While you can still purchase vinyl dryer ducting at most hardware stores, one of my personal “peeves” is to have it replaced with metal ducting, ideally smooth metal ducting. Dryer lint is highly flammable and vinyl burns, so it doesn’t make a lot of sense- at least to me- to use vinyl dryer ducting. Smooth metal is best because it doesn’t have corrugated folds that can catch lint and cause it to build up, but flexible metal is good if smooth metal isn’t practical. I always recommend replacing vinyl dryer ducting when I see it. This was noted at a recent home inspection in Friday Harbor on San Juan Island.
Colored granules on your roof coverings are what protect the roof coverings themselves from the elements. This is why it’s important to NOT pressure wash your roof as doing so can lead to granular loss and reduce the roof’s life expectancy. In fact, I’ve seen newer roofs completely destroyed by pressure washing (treatment with zinc granules is the most common way to keep moss off your roof). Pictured here is substantial granular loss and exposed underlying fiberglass underlayment. These roof coverings were in poor condition, clearly due for replacement. This was discovered at a recent home inspection on Orcas Island in the San Juan Islands.
At a recent Anacortes Home Inspection, I discovered an oddly situated exterior hose bib located directly above a crawl space foundation vent. Running the bib, as you can see in the video below, completely filled the vent well which eventually would run water into the crawl space. Evidence of historic water intrusion was noted in the crawl space, this being the likely historic contributing factor. Standing water in crawl spaces puts the building at risk of structural settlement, moisture related issues and WDO (wood destroying insect) activity and damage. If you see standing water in your crawl space, deal with it sooner than later.
When inspecting homes, I’ll always check exterior ground rod clamps like the one pictured here. In this case, and quite frequently truth be told, they are loose. If you can move the clamp, it needs to be re-secured. This was discovered at a recent home inspection on Lopez Island in the San Juan Islands.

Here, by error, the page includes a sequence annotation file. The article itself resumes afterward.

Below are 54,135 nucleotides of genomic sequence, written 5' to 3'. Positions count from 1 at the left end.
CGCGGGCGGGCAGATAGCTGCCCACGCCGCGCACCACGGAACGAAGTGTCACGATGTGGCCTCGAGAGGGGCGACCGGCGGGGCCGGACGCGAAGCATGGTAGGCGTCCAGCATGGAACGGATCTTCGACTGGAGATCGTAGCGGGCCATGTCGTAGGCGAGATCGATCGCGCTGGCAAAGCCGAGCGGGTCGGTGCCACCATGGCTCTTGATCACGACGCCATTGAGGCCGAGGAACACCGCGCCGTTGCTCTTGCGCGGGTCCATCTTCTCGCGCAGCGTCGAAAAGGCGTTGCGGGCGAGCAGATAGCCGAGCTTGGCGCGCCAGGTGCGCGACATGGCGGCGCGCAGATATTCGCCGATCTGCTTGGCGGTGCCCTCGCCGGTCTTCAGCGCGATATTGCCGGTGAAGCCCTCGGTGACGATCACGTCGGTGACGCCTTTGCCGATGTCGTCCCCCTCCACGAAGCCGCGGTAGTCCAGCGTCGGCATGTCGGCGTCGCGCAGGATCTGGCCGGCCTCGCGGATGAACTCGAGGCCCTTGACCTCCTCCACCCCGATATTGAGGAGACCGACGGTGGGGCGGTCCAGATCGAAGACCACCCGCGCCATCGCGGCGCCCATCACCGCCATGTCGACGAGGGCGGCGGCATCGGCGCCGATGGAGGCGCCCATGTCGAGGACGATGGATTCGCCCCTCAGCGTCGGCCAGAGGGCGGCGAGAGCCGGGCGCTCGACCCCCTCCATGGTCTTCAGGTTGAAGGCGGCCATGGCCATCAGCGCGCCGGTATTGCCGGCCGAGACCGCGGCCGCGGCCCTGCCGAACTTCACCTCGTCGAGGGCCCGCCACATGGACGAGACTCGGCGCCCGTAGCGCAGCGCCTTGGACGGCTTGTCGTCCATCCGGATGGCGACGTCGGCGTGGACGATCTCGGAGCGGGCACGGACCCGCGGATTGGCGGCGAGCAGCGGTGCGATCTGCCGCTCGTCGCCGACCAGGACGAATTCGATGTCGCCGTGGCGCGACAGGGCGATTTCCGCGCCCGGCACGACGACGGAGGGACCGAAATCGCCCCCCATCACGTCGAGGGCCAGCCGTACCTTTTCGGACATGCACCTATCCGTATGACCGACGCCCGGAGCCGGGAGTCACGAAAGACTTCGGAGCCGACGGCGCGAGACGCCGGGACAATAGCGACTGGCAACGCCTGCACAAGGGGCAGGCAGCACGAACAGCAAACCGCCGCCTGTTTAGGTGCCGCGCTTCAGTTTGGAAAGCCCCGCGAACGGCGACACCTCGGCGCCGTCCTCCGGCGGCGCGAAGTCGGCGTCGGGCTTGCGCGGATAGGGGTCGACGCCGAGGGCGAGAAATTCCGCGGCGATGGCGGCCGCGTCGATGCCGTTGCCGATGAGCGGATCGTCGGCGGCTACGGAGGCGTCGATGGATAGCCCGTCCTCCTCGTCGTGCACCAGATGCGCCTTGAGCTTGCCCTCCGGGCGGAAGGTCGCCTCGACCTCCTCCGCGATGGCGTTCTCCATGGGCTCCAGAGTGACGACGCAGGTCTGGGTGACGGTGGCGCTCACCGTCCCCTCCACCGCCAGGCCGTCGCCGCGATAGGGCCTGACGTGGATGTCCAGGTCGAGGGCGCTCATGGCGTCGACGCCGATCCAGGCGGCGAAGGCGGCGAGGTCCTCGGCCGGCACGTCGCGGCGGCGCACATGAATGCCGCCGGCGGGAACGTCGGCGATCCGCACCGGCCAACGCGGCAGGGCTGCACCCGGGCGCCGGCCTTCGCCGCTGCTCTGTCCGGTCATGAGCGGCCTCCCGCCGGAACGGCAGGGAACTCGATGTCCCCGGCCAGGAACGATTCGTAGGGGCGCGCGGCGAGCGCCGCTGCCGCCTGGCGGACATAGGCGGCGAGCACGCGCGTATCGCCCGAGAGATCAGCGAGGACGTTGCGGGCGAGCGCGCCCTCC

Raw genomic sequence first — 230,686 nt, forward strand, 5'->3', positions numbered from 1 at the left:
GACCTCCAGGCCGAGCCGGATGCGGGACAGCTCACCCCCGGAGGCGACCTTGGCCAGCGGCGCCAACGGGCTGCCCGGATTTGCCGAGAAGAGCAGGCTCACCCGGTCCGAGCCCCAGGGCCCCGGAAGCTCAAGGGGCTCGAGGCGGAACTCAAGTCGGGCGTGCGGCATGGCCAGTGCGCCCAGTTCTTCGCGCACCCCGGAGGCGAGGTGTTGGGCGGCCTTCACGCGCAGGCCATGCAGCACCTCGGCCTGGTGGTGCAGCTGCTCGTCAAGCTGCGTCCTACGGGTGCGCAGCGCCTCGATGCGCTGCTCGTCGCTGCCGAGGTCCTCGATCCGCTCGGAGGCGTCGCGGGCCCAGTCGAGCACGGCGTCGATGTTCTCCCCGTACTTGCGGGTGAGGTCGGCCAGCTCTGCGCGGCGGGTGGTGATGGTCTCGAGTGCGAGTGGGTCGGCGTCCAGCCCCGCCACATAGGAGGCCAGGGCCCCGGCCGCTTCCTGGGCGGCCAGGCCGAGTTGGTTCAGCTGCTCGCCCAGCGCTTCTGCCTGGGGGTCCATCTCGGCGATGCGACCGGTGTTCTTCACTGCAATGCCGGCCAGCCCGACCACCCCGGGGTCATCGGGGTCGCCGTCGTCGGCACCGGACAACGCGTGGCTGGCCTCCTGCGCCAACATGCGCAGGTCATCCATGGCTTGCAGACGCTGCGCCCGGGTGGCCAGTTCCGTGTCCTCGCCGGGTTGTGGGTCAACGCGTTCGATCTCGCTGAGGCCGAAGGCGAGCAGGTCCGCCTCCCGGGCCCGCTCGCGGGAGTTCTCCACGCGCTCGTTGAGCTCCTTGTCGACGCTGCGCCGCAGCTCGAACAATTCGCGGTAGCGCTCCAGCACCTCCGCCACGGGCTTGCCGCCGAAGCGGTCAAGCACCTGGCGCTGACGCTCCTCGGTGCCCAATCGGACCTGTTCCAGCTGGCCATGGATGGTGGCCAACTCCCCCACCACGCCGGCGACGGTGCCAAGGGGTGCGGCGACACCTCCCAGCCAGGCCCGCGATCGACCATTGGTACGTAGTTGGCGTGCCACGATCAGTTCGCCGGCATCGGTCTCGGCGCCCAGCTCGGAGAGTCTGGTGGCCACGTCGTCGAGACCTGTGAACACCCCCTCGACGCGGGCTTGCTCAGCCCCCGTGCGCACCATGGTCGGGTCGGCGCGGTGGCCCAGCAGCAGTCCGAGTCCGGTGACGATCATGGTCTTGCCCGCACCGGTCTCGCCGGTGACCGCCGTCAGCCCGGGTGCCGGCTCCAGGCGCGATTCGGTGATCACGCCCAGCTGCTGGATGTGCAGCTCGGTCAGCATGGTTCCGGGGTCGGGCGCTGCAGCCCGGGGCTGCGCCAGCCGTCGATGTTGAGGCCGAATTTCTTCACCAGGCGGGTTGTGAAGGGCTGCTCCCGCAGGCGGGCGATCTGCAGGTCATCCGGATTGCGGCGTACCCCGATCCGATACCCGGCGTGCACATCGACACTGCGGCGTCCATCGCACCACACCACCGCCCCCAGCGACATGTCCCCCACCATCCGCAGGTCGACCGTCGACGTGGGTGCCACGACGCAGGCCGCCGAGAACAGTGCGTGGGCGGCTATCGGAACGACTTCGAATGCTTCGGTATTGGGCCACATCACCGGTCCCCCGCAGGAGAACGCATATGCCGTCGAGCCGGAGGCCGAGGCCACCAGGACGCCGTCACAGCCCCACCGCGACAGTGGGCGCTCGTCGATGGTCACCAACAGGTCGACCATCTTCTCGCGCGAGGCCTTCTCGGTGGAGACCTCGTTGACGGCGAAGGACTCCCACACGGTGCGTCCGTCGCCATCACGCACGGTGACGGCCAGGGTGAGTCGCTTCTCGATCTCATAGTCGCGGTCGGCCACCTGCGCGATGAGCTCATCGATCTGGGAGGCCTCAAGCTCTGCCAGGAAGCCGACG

Tim Hance, owner of All Islands Home Inspections, recently discovered a “fogged” window at a recent home inspection on Orcas Island. “Fogged” windows have lost their seals and exhibit a “foggy” appearance; this is considered a cosmetic issue in the home inspection industry and doesn’t mean that water is coming into the home or putting the home at risk of water or insect damage. That said, you can expect “fogged” windows to become progressively “foggier” with time and most homeowners want them replaced. Window contractors can replace most “fogged” windows by simply replacing the glass panes, e.g., without needing to remove the entire window and trim.
Metal deck joist hangers should NOT be fastened directly to exterior siding, as pictured here. It’s important to fasten deck joist hangers to a bolted ledger for safety reasons. Amazingly, this is discovered quite frequently. The easiest “fix” for this is to install a bolted ledger directly underneath the deck joists. This photograph was taken at a recent home inspection in Bellingham.
If you look closely at this picture, you’ll see little holes in the wood. These are anobiid beetle exit holes. Elevated moisture conditions in wood leads to WDO (wood destroying organism) activity and damage. Insect damaged structural elements like these are typically replaced, depending on the severity of damage. When replacing exterior deck structural elements, I highly recommend using pressure-treated wood products to prevent WDO activity and extend serviceable life. Untreated exterior elements will deteriorate over time and are at risk of WDO damage. This was discovered at a recent home inspection in Friday Harbor on San Juan Island.
Are your siding nails inset within the siding boards themselves, like those pictured here? If so, it’s either because (a) the nails were overdriven or more likely (b) the siding is swelling and expanding with moisture. Inset nails need to be sealed to prevent moisture intrusion which can lead to deterioration. For siding discovered at this home inspection in Freeland on Whidbey Island, substantially swelled/deteriorated siding needed to be replaced.
At an older home inspection in Friday Harbor on San Juan Island, the home was advertised with “updated wiring.” Unfortunately, when I got into the crawl space and attic areas, I noted numerous unprofessional wire splices like that pictured here which are signs of handyman wiring practices and a definite safety issue. I recommend further evaluation and repair by a qualified electrician.
At a recent Oak Harbor home inspection, I discovered deterioration, rot and water damage at the interface between the deck and exterior siding. This interface really should be flashed with a metal flashing detail to prevent water intrusion which can lead to WDO (wood destroying insect) activity and water damage. When deterioration is presenting at this interface, there’s always the possibility of underlying structural damage not visible without invasive inspection. A qualified contractor should further evaluate, invasively, to determine the extent of deterioration and make necessary repairs.